Redundancy protection for pregnancy and maternity to be extended?
31 January 2019
The Government has published a consultation paper on extending protection from redundancy for women during pregnancy, women who have returned to work after maternity leave, and new parents.
Why is this being proposed?
The Women and Equalities Select Committee (“WESC”) had recommended that there should be additional protection from redundancy for new and expectant mothers in its 2016 report on pregnancy and maternity discrimination. The WESC expressed particular concern about women being forced out of their jobs after maternity leave. 11% of women surveyed reported being either dismissed, made compulsorily redundant where others in their workplace were not, or treated so poorly that they felt they had to leave their job.
Separately, an Equality and Human Rights Commission survey in 2017 of over 1,000 decision-makers in business had found around a third of private-sector employers agreed that it was reasonable to ask women about their plans to have children in the future during recruitment. The Taylor Review had also noted that legislation on pregnancy and maternity is complex and difficult for businesses to understand.
Against this background, the Government says that there is a clear case to create a more consistent approach throughout pregnancy, maternity leave and for a period of return. The new consultation paper suggests that the simplest way of achieving additional protection and creating greater consistency is to extend the scope of the current protection against redundancy.
What is the proposal?
Women on maternity leave currently have special protection in a redundancy situation. Under the Maternity and Parental Leave etc Regulations 1999, employers have an obligation to offer women on maternity leave a suitable alternative vacancy where one is available. This gives woman on maternity leave priority over other employees who are also at risk of redundancy.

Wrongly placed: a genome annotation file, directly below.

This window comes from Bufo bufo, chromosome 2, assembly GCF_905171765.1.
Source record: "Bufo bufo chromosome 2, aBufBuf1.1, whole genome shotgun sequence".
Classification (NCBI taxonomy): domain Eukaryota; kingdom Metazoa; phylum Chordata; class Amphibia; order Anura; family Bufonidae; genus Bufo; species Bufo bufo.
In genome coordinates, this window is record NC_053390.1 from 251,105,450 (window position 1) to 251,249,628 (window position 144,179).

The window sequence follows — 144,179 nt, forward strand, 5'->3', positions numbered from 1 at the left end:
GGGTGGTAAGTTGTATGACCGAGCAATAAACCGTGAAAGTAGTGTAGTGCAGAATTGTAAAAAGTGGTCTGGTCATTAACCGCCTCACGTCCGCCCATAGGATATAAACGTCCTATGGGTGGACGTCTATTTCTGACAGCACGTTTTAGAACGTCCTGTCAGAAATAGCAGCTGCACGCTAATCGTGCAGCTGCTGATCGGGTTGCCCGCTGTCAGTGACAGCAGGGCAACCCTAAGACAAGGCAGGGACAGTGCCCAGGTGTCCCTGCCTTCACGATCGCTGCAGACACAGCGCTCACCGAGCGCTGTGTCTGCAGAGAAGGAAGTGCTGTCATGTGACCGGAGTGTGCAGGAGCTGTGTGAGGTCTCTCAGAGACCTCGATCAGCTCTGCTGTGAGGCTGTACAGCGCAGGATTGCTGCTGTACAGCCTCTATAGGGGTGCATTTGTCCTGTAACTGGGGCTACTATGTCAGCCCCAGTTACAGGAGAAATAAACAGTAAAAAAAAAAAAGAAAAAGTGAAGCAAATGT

Proposals to extend this protection are set out in the consultation paper. It seeks views on whether protection should be extended throughout pregnancy and for a period after the woman returns to work, and whether this should also apply to parents who have taken other types of leave.
The main proposal involves simply extending the existing obligation to offer a suitable alternative vacancy. The consultation proposes that protection should start as soon as an employee informs her employer in writing that she is pregnant. Protection would then continue for six months after she returns to work, as that is a long enough period to allow a new mother to re-establish herself in the workplace.
In relation to applying this extended right to other types of family leave, the consultation paper recognises that this may be complex due to the variety of different types of leave and the ability of parents to share some of this leave between them. The paper notes that other groups who have taken leave may experience unfair treatment in the return-to-work period in the same way that some new mothers do, but poses questions rather than putting forward any firm proposals. The Government is intending to form a technical task group to work through these issues.
What is not being proposed?
The WESC had gone further in its recommendations, stating: “We are persuaded that additional protection from redundancy for new and expectant mothers is required. The Government should implement a system similar to that used in Germany under which such women can be made redundant only in specified circumstances. This protection should apply throughout pregnancy and maternity leave and for six months afterwards. The Government should implement this change within the next two years”.